Electrical Power

Lesson 2:

Electrostatic Discharge

This lesson discusses a phenomenon that can damage or ruin sensitive electronic equipment—electrostatic discharge (ESD), sometimes referred to as static electricity.

Fortunately, it is one of the easiest things to protect against.


After this lesson, you will be able to

Define ESD
Avoid ESD

Causes of ESD

The human body has an electric field and, under the right (and very easy to obtain) conditions, can generate a tremendous amount of voltage, often referred to as static electricity.

ESD occurs when an imbalance in the amounts of positive and negative electrical charges on the surface of an object is released.

The most dramatic example of ESD is lightning, which splits trees as easily as it lights up the sky.

The amount of energy released when you touch a metal object can be quite large.

The buildup of energy with nylon clothes can easily reach 21,000 volts.

About 750 volts are required to produce a visible spark with ESD, and a mere 10 volts or so can ruin a computer chip.

The actual amount of energy in a given ESD event depends on the types of materials involved (wool fabrics generate less than nylon), the humidity (low humidity offers less resistance to the discharge), the amount of physical energy (friction) involved, and how quickly the energy is released.


ESD does not have to be seen (as a spark) to do damage to electronic components. Voltages lower than 10 volts can damage some parts.

ESD Damage

Over the years, engineers have produced smaller and smaller components, which operate at lower and lower voltages.

Their goal is to reduce size, cost, and operational heat production.

Those are worthy goals but, because of reduced component size, they present a smaller target with less resistance to power surges.

This makes the parts more susceptible to damage from ESD.

The amount of damage and resulting problems caused by ESD can be divided into three categories:

Catastrophic failure.

This is sometimes referred to as "frying" or "smoking" a part because of the heat (and sometimes the noise and smoke) generated during the failure.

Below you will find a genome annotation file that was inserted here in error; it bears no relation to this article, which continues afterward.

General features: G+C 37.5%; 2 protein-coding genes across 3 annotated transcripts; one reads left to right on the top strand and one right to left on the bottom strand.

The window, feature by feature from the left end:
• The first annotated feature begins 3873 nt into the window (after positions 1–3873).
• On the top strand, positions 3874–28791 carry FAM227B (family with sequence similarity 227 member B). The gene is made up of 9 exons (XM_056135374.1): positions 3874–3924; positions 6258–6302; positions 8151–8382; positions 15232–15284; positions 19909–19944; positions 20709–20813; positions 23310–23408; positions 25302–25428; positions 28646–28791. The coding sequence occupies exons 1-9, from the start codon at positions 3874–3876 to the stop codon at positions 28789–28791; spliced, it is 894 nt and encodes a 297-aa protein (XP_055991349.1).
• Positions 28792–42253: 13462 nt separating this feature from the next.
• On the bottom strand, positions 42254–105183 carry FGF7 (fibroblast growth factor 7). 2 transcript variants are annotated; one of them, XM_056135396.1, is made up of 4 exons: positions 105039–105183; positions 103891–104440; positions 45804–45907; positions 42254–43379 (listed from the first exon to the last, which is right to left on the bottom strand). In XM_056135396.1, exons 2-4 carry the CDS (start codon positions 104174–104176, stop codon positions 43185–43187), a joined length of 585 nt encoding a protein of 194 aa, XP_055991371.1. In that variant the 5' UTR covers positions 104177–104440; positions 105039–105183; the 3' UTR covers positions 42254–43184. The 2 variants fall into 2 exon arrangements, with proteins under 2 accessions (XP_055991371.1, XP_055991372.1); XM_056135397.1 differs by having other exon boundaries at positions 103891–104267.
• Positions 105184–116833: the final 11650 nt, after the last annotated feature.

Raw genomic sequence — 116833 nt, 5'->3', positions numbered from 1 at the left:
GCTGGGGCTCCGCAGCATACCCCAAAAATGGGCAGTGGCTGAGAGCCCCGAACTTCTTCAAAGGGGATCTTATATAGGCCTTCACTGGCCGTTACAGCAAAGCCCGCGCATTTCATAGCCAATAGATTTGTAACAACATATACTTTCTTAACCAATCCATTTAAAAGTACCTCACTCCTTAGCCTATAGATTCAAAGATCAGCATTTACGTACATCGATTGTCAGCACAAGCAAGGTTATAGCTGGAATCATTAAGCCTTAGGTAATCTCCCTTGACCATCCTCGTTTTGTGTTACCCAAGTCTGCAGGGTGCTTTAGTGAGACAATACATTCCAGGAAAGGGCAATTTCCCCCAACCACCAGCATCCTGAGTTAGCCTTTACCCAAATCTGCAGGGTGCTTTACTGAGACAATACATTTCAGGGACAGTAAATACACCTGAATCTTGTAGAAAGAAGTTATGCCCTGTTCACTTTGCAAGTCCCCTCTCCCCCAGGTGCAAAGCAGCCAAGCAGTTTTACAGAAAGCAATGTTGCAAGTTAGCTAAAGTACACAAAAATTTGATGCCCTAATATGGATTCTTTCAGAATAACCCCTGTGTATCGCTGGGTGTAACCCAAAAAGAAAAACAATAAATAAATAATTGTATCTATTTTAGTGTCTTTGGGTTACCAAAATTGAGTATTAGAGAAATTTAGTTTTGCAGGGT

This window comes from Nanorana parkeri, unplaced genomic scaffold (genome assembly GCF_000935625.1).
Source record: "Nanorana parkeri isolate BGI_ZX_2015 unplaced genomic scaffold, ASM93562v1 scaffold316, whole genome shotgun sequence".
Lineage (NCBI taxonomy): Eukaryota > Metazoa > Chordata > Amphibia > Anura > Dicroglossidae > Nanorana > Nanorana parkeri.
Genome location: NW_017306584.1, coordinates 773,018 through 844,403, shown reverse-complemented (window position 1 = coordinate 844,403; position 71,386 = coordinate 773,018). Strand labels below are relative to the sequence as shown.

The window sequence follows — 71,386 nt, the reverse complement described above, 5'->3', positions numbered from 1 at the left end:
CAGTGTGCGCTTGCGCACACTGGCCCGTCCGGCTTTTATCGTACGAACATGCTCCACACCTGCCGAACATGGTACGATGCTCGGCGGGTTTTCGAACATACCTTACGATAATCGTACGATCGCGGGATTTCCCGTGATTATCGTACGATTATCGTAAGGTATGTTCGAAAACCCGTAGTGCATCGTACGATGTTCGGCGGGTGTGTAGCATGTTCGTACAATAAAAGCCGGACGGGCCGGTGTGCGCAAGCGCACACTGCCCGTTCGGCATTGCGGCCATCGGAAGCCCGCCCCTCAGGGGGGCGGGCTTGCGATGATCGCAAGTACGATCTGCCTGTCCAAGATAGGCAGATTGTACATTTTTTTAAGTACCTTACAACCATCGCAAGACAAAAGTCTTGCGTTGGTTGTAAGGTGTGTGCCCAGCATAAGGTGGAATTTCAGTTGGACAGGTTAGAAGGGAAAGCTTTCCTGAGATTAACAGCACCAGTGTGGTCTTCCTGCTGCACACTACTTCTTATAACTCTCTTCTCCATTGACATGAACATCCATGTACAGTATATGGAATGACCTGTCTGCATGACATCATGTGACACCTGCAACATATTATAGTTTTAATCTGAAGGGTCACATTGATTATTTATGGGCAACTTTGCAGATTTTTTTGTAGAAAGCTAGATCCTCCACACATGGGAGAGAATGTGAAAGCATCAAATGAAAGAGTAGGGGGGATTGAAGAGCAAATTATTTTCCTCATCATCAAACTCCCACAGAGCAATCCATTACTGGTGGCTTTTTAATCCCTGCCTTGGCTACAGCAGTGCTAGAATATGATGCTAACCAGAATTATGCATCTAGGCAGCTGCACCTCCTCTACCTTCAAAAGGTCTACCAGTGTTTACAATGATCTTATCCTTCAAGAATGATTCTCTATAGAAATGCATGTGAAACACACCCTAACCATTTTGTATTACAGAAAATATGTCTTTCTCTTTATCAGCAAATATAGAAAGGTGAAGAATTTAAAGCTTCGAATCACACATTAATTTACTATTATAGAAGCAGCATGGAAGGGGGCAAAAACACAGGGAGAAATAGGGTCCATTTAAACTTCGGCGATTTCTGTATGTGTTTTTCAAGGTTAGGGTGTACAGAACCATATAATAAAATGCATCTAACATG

Mishandling and misapplication of a power source, cable, or test instrument are the most likely causes.

Care in opening, installing, cabling, and testing are the best ways to prevent this type of ESD damage.

Upset failure.

An ESD can produce an erratic fault in a component.

This kind of problem is very difficult to detect and repair because the failure is intermittent.

It is easy to blame the operating system or a program operation for the data loss or system crash.

The best way to diagnose and correct this type of problem is to remove and replace suspected parts until the failure stops appearing.

Latent failure.

This type of failure weakens the actual transistor.

The affected part will seem normal in most operations and will frequently pass quality control and conformance tests.

Like upset failures, these can be very difficult to isolate.

Preventing ESD

Prevention is the best defense against ESD, and the first step in prevention is to understand the source.

The leading cause of ESD damage is improper handling of electronic devices.

A semiconductor device can be damaged by ESD during handling before it is installed.

The key to ESD prevention is to keep all electronic components—and yourself—at a common electrical potential.

This usually means ground potential, or zero volts.

Maintain a habit of "grounding" yourself to the computer chassis whenever you attempt a repair.

There are times when it is not practical, or convenient, to wear a ground strap.

At such times, touching part of the metal chassis before removing devices will bring you and the computer chassis to a common voltage.

Don't move around while installing or handling a part; doing so can generate additional voltages, negating any effort you have made to eliminate ESD.

All repair shops and workbenches should have proper ESD suppression devices, and technicians should use them whenever working with exposed parts.

These devices include:

Antistatic mats.

Nonconducting pads placed on the work surface and on the floor in front of the work area.

Antistatic wristband.

A wristband with a grounding strap connected to the chassis of the PC.

Antistatic pouches.

A sealed, antistatic pouch used to store any sensitive electronic device, including hard disk drives, when they are not installed in a computer.

Antistatic pad.

An insulating foam pad in which individual chips with exposed pins should be embedded when they are not installed in a computer.


AC voltage can kill.

Although the power used by the computer components is no more than 12 volts DC, many computers have 110 VAC wired from the power supply to the on–off switch at the front of the computer case.

This wiring can present a hazard.

Never disconnect or remove boards from a computer with the power applied.

This can damage the components.


Safety precautions are different for computer monitors.

Never work on a monitor with the cabinet removed, power applied, and a wrist strap on; a wrist strap coming in contact with the high-voltage wire (30,000 volts) can cause electrocution.

Lesson Summary

The following points summarize the main elements of this lesson:

ESD damages computer components.
ESD can occur without detection.
ESD can be prevented.